Unfortunately a Church that has succumbed to the patriarchal culture treats women as inferior to men with less value and worth, laments Sister Mulackal, who teaches in Vidyajyoti, a Jesuit theology college in the Indian capital. “The liberating message of the Gospels has been eclipsed for long,” she adds.
Sister Mulackal, who has a priest brother, says she often wonders why he is given “an exalted place” in the Church when they both had renounced everything to serve God in distant lands. “The only difference is that I was not ordained like my brother because I happened to be born as a girl. Is my consecration as a religious less valuable?” asks the systematic theologian.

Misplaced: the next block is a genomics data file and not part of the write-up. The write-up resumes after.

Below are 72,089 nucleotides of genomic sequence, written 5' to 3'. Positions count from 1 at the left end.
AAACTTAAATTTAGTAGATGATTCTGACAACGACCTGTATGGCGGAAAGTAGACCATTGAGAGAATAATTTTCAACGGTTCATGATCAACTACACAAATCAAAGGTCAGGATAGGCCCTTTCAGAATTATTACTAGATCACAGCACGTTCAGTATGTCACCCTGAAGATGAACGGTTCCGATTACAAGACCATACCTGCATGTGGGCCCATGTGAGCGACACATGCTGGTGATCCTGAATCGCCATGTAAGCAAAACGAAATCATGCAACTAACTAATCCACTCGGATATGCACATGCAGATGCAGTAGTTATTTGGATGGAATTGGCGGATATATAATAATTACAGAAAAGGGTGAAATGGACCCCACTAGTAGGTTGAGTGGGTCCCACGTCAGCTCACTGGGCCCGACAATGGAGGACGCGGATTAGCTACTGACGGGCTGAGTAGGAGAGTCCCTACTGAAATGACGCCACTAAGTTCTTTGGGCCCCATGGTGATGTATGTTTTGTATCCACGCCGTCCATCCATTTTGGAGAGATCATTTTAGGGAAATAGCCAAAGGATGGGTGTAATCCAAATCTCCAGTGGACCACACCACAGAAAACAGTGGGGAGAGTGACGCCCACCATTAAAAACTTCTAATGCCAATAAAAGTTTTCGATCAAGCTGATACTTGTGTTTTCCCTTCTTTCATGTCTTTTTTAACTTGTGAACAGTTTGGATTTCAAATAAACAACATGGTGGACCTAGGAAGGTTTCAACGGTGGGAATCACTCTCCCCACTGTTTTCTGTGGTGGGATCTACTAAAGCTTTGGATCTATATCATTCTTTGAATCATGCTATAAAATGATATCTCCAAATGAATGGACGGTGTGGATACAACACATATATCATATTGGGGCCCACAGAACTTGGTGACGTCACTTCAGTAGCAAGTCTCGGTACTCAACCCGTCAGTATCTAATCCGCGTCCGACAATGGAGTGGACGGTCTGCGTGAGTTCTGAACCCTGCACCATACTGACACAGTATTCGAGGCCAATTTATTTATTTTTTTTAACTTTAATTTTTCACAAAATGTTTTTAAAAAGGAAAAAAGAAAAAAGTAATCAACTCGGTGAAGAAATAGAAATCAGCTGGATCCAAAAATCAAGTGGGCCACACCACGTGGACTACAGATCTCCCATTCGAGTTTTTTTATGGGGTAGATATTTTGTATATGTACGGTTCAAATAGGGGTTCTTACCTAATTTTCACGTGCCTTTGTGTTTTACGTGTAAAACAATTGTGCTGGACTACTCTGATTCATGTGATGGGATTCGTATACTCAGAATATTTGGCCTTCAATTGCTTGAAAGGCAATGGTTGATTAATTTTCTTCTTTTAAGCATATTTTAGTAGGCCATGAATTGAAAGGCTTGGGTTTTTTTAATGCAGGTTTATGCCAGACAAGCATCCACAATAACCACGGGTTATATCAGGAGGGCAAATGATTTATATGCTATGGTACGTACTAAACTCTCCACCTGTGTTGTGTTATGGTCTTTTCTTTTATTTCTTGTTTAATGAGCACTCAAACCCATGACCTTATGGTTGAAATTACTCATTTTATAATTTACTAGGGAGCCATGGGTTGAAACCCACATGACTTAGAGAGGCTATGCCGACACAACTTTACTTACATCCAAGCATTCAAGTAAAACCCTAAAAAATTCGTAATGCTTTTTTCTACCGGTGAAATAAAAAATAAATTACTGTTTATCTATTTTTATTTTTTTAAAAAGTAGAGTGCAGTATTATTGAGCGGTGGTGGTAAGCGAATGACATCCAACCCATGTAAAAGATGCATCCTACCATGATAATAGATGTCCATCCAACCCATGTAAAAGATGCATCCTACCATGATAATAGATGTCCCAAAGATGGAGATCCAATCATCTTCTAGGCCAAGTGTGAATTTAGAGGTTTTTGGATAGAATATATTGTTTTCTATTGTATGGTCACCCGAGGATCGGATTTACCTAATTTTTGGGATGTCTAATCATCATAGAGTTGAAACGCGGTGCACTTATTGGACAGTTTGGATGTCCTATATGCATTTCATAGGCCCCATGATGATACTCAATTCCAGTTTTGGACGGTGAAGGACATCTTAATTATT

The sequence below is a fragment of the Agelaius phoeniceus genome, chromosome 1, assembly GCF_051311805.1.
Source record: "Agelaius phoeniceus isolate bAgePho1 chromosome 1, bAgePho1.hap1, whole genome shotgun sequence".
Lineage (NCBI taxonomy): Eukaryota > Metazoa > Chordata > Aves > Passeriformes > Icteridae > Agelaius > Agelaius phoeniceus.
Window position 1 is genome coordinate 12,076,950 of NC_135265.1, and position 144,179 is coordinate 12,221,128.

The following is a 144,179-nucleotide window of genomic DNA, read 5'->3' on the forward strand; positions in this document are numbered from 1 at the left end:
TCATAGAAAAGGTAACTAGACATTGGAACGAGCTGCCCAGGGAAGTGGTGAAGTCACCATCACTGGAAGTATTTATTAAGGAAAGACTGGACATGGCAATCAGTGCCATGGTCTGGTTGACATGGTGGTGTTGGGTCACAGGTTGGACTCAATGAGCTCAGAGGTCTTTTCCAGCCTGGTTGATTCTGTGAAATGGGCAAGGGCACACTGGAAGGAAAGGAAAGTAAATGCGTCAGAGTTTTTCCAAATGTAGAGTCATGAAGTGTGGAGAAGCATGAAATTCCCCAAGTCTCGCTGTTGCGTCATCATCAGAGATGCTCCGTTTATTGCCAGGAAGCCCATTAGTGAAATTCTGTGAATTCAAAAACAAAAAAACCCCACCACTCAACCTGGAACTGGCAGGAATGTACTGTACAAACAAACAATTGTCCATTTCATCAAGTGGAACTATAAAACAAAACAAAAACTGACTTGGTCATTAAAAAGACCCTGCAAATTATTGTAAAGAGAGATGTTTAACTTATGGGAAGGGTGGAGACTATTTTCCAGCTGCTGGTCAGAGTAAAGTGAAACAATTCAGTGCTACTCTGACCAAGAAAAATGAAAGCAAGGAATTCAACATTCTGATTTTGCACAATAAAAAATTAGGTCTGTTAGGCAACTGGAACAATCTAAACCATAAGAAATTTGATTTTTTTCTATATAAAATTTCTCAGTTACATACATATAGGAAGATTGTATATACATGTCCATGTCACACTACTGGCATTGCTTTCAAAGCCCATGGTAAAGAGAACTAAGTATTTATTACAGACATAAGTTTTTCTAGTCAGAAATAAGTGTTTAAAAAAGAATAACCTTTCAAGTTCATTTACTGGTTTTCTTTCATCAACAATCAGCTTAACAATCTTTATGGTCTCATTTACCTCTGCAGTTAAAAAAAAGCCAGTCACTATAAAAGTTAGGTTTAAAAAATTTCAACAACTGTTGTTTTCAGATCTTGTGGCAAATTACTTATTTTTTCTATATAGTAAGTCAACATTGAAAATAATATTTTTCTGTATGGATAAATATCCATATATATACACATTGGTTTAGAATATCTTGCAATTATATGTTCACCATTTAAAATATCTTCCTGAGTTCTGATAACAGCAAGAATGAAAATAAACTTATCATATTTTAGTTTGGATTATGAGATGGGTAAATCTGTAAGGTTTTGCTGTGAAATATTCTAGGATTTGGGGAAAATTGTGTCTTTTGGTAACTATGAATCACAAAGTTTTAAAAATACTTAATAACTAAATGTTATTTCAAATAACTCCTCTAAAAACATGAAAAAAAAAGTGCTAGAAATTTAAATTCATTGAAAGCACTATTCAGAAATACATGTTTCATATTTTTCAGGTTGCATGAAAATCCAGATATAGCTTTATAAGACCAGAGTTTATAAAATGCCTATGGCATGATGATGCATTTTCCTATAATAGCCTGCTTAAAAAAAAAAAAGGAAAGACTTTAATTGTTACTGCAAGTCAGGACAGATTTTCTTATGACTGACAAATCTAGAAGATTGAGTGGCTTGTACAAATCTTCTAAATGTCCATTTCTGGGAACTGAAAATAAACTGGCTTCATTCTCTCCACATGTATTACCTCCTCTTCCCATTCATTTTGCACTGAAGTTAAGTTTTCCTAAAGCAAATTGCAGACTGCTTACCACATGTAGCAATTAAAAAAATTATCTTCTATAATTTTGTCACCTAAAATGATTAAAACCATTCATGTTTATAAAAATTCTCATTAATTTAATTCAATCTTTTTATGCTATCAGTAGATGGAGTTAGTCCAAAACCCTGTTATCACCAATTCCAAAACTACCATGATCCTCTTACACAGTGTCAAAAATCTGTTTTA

Father Thelakat says the nuns never got their share of social recognition and the rightful place in the Church. They were always menial servants and foot soldiers of the hierarchical church with muffled voices and rights.
Who is to be blamed?
Both sides, asserts Sister Kotturan. She, however, blames more the hierarchy and clergy who use their power to exploit the nuns’ vulnerability.
Father Thelakat says women religious are also to be blamed for their situation. Based on his experience, he explains that when a nun voices dissent other sisters along with their superiors try to suppress her. “The vow of obedience was abused by authorities to suit their gains with the complicity of the nuns’ superiors,” the priest bemoans.
This situation cannot go on forever, says Father Thelakat, who edits the Sathyadeepam (lamp of light), an English language Church weekly that often discusses burning issues in the Church.